Celiac disease is an inherited, autoimmune disorder that causes gastrointestinal symptoms when the diet contains gluten, the protein in wheat that makes dough elastic. Gluten is also found in rye, barley and, possibly, oats. The body’s reaction to gluten damages the tiny protrusions in the small intestines called villi, which are essential to the proper absorption of nutrients from food. This can result in malnutrition, no matter how well you’re eating. Like other autoimmune conditions, celiac disease is often triggered by physical stress such as surgery, pregnancy, childbirth, viral infection and sometimes, severe emotional stress.
The condition manifests differently from person to person and can cause a long list of symptoms both in and out of the gastrointestinal tract. These include recurring abdominal bloating and pain, chronic diarrhea, weight loss, anemia, bone pain, fatigue, and in children and infants, delayed growth and failure to thrive.
As you know, the only reliable treatment for celiac disease is following a gluten-free diet – for life. Eating even a small amount of this protein can result in damage to the intestine.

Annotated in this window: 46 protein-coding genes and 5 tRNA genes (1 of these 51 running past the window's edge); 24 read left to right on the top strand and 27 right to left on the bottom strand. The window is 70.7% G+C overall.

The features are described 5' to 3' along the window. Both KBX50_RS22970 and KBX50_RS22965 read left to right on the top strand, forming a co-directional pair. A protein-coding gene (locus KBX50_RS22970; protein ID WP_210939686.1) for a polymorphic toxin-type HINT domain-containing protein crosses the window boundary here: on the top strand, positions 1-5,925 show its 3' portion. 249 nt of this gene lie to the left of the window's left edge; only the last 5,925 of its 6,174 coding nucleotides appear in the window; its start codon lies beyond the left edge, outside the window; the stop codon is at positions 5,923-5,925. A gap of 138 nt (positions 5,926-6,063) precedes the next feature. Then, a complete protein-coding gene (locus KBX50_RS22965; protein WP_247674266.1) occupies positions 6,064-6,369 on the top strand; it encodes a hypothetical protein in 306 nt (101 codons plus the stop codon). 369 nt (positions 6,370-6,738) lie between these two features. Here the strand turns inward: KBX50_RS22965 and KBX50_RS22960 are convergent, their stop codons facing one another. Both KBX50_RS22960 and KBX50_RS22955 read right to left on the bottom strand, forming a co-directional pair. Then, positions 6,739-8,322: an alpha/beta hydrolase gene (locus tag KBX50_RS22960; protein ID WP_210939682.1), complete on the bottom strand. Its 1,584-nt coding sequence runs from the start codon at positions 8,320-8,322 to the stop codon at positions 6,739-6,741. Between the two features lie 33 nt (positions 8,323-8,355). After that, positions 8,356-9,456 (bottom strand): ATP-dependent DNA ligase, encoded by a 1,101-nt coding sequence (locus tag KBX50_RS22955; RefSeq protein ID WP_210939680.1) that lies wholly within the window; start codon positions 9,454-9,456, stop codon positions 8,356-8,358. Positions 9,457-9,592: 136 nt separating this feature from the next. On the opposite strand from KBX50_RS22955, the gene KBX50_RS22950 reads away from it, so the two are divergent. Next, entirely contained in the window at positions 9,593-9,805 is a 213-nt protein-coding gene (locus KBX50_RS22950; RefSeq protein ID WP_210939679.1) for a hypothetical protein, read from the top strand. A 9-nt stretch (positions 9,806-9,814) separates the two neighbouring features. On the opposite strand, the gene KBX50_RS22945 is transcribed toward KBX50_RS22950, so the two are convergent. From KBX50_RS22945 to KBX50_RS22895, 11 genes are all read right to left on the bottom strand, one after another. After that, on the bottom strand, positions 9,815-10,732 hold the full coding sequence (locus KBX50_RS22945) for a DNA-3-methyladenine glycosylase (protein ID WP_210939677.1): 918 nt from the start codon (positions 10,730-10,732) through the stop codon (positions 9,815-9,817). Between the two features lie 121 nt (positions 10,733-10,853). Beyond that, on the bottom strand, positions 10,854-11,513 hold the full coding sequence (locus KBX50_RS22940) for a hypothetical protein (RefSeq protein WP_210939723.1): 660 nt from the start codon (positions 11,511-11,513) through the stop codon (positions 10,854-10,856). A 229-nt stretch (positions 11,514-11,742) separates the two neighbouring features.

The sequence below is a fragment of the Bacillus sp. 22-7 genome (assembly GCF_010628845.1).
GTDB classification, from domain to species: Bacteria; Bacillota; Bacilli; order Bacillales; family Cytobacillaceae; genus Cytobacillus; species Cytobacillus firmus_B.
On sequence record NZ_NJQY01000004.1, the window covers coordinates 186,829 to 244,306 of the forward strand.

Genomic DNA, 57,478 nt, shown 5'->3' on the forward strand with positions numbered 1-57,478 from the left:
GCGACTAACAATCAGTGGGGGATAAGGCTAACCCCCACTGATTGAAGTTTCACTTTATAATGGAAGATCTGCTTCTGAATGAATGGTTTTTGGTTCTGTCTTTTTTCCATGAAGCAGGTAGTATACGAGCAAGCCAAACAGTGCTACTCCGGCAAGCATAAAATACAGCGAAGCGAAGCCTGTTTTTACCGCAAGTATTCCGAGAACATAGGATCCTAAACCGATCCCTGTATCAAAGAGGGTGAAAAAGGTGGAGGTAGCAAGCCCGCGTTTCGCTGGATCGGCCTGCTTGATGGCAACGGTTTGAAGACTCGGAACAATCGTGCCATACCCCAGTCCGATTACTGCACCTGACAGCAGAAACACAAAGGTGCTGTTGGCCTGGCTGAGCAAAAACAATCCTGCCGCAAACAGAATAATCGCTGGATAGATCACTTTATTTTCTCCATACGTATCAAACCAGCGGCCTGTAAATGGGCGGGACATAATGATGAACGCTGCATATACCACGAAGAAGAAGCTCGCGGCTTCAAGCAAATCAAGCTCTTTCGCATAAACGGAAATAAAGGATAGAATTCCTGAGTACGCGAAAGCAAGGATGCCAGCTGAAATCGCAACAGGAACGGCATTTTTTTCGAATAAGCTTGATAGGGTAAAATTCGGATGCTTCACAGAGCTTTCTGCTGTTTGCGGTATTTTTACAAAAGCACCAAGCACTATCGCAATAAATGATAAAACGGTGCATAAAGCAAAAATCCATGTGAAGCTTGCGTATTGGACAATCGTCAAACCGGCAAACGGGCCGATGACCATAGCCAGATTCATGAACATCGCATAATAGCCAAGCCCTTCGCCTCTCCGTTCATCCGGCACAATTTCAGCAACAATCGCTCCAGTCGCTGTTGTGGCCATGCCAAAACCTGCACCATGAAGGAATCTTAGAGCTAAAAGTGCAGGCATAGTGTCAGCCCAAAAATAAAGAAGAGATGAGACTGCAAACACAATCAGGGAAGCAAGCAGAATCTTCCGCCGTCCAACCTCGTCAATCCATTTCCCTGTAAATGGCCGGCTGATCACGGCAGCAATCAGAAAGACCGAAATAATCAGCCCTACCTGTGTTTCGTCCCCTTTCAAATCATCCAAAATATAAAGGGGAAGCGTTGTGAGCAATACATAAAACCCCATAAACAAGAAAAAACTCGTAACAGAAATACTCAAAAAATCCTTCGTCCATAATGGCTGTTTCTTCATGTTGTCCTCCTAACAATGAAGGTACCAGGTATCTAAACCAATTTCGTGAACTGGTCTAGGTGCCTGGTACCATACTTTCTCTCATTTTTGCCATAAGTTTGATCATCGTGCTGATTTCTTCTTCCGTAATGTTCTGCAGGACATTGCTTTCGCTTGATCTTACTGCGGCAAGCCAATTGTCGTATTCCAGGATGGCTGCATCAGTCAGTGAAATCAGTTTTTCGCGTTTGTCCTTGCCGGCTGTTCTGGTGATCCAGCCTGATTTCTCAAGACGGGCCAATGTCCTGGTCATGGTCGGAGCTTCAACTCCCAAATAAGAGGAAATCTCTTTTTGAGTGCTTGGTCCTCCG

I discussed your question about the best way to insure that you and your children are getting all the nutrients you need with Randy Horwitz, M.D., medical director of the Arizona Center for Integrative Medicine. He noted that inflammation, the loss of small intestinal absorptive surface area, and a reduction of digestive enzymes can lead to impaired absorption of micronutrients including fat-soluble vitamins and iron, as well as vitamin B12 and folic acid. He makes the point, however, that these issues are a concern only in untreated celiac disease.
Once a gluten-free diet is instituted, vitamin and mineral absorption should be normal, Dr. Horwitz says, adding that he routinely orders vitamin panels on patients newly diagnosed with celiac disease. These should reveal how well individuals are absorbing iron, folic acid and calcium as well as vitamin D, vitamin A and vitamin B12. If deficiencies show up on the tests, he orders repeat studies after a gluten-free diet has restored intestinal integrity, in order to be sure that the deficiencies have been corrected.
In your case, Dr. Horwitz advises having your vitamin levels checked to make sure that you’re not losing out on anything. If any deficiencies persist, you could consider injections or other routes of administration, although taking vitamins orally should work.
Andrew Weil, M.D.
Randy Horwitz M.D., email message to author, May 5, 2015